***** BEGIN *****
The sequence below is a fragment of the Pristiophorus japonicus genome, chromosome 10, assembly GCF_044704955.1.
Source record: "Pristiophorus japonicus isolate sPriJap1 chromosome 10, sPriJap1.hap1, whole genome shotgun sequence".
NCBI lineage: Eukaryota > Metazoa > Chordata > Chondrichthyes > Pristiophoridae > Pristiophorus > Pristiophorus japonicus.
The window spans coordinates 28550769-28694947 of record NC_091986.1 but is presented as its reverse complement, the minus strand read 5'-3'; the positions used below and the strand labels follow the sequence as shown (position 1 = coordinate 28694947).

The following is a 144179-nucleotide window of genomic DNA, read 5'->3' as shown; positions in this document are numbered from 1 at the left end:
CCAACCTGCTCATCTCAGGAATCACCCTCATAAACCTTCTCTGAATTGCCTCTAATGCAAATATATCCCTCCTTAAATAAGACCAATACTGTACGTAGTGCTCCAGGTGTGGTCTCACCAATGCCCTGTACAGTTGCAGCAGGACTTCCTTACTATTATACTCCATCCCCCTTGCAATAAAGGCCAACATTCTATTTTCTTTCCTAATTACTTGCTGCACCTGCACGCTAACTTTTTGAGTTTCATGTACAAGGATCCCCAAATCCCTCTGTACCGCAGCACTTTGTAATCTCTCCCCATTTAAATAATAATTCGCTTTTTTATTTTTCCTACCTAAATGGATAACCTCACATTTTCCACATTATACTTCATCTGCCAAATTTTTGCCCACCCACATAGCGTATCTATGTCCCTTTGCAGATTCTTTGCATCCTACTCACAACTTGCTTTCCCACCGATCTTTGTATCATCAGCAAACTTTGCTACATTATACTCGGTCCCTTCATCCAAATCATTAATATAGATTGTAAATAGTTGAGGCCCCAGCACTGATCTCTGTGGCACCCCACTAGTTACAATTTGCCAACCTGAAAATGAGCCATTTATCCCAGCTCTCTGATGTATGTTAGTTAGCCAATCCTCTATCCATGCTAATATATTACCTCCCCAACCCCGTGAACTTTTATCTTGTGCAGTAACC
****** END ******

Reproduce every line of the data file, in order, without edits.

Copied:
The sequence below is a fragment of the Pristiophorus japonicus genome, chromosome 10, assembly GCF_044704955.1.
Source record: "Pristiophorus japonicus isolate sPriJap1 chromosome 10, sPriJap1.hap1, whole genome shotgun sequence".
NCBI lineage: Eukaryota > Metazoa > Chordata > Chondrichthyes > Pristiophoridae > Pristiophorus > Pristiophorus japonicus.
The window spans coordinates 28550769-28694947 of record NC_091986.1 but is presented as its reverse complement, the minus strand read 5'-3'; the positions used below and the strand labels follow the sequence as shown (position 1 = coordinate 28694947).

The following is a 144179-nucleotide window of genomic DNA, read 5'->3' as shown; positions in this document are numbered from 1 at the left end:
CCAACCTGCTCATCTCAGGAATCACCCTCATAAACCTTCTCTGAATTGCCTCTAATGCAAATATATCCCTCCTTAAATAAGACCAATACTGTACGTAGTGCTCCAGGTGTGGTCTCACCAATGCCCTGTACAGTTGCAGCAGGACTTCCTTACTATTATACTCCATCCCCCTTGCAATAAAGGCCAACATTCTATTTTCTTTCCTAATTACTTGCTGCACCTGCACGCTAACTTTTTGAGTTTCATGTACAAGGATCCCCAAATCCCTCTGTACCGCAGCACTTTGTAATCTCTCCCCATTTAAATAATAATTCGCTTTTTTATTTTTCCTACCTAAATGGATAACCTCACATTTTCCACATTATACTTCATCTGCCAAATTTTTGCCCACCCACATAGCGTATCTATGTCCCTTTGCAGATTCTTTGCATCCTACTCACAACTTGCTTTCCCACCGATCTTTGTATCATCAGCAAACTTTGCTACATTATACTCGGTCCCTTCATCCAAATCATTAATATAGATTGTAAATAGTTGAGGCCCCAGCACTGATCTCTGTGGCACCCCACTAGTTACAATTTGCCAACCTGAAAATGAGCCATTTATCCCAGCTCTCTGATGTATGTTAGTTAGCCAATCCTCTATCCATGCTAATATATTACCTCCCCAACCCCGTGAACTTTTATCTTGTGCAGTAACC